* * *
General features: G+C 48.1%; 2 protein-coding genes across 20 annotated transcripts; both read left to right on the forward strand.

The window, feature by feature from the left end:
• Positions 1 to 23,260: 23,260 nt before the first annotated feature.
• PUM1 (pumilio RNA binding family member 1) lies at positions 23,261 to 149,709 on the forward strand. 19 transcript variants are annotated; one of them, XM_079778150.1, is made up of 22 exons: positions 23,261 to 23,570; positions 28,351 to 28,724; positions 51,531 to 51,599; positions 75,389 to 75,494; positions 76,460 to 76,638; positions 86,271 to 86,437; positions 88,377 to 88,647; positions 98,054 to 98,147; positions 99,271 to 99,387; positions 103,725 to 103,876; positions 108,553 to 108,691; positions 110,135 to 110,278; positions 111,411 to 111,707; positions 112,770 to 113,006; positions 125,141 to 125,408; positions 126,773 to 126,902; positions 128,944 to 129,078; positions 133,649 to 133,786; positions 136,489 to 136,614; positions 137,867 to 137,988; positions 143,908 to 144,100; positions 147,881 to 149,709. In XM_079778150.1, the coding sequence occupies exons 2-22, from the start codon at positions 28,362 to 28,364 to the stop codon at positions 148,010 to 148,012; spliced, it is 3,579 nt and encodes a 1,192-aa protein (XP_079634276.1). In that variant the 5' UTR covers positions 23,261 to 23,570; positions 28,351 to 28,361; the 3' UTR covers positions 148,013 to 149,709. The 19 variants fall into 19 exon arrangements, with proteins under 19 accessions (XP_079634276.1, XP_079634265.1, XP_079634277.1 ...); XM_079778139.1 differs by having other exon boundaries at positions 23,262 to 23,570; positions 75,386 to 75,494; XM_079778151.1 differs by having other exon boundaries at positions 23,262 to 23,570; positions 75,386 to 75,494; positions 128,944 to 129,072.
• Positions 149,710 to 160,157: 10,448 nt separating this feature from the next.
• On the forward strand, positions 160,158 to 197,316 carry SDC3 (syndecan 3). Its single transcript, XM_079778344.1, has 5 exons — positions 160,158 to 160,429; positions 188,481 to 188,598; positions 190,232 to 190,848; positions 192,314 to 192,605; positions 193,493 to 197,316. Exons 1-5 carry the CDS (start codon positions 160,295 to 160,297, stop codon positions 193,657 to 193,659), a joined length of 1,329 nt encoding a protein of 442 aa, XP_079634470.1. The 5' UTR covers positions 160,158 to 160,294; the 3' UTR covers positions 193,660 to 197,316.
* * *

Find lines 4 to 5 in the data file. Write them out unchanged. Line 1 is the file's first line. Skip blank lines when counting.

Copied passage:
• PUM1 (pumilio RNA binding family member 1) lies at positions 23,261 to 149,709 on the forward strand. 19 transcript variants are annotated; one of them, XM_079778150.1, is made up of 22 exons: positions 23,261 to 23,570; positions 28,351 to 28,724; positions 51,531 to 51,599; positions 75,389 to 75,494; positions 76,460 to 76,638; positions 86,271 to 86,437; positions 88,377 to 88,647; positions 98,054 to 98,147; positions 99,271 to 99,387; positions 103,725 to 103,876; positions 108,553 to 108,691; positions 110,135 to 110,278; positions 111,411 to 111,707; positions 112,770 to 113,006; positions 125,141 to 125,408; positions 126,773 to 126,902; positions 128,944 to 129,078; positions 133,649 to 133,786; positions 136,489 to 136,614; positions 137,867 to 137,988; positions 143,908 to 144,100; positions 147,881 to 149,709. In XM_079778150.1, the coding sequence occupies exons 2-22, from the start codon at positions 28,362 to 28,364 to the stop codon at positions 148,010 to 148,012; spliced, it is 3,579 nt and encodes a 1,192-aa protein (XP_079634276.1). In that variant the 5' UTR covers positions 23,261 to 23,570; positions 28,351 to 28,361; the 3' UTR covers positions 148,013 to 149,709. The 19 variants fall into 19 exon arrangements, with proteins under 19 accessions (XP_079634276.1, XP_079634265.1, XP_079634277.1 ...); XM_079778139.1 differs by having other exon boundaries at positions 23,262 to 23,570; positions 75,386 to 75,494; XM_079778151.1 differs by having other exon boundaries at positions 23,262 to 23,570; positions 75,386 to 75,494; positions 128,944 to 129,072.
• Positions 149,710 to 160,157: 10,448 nt separating this feature from the next.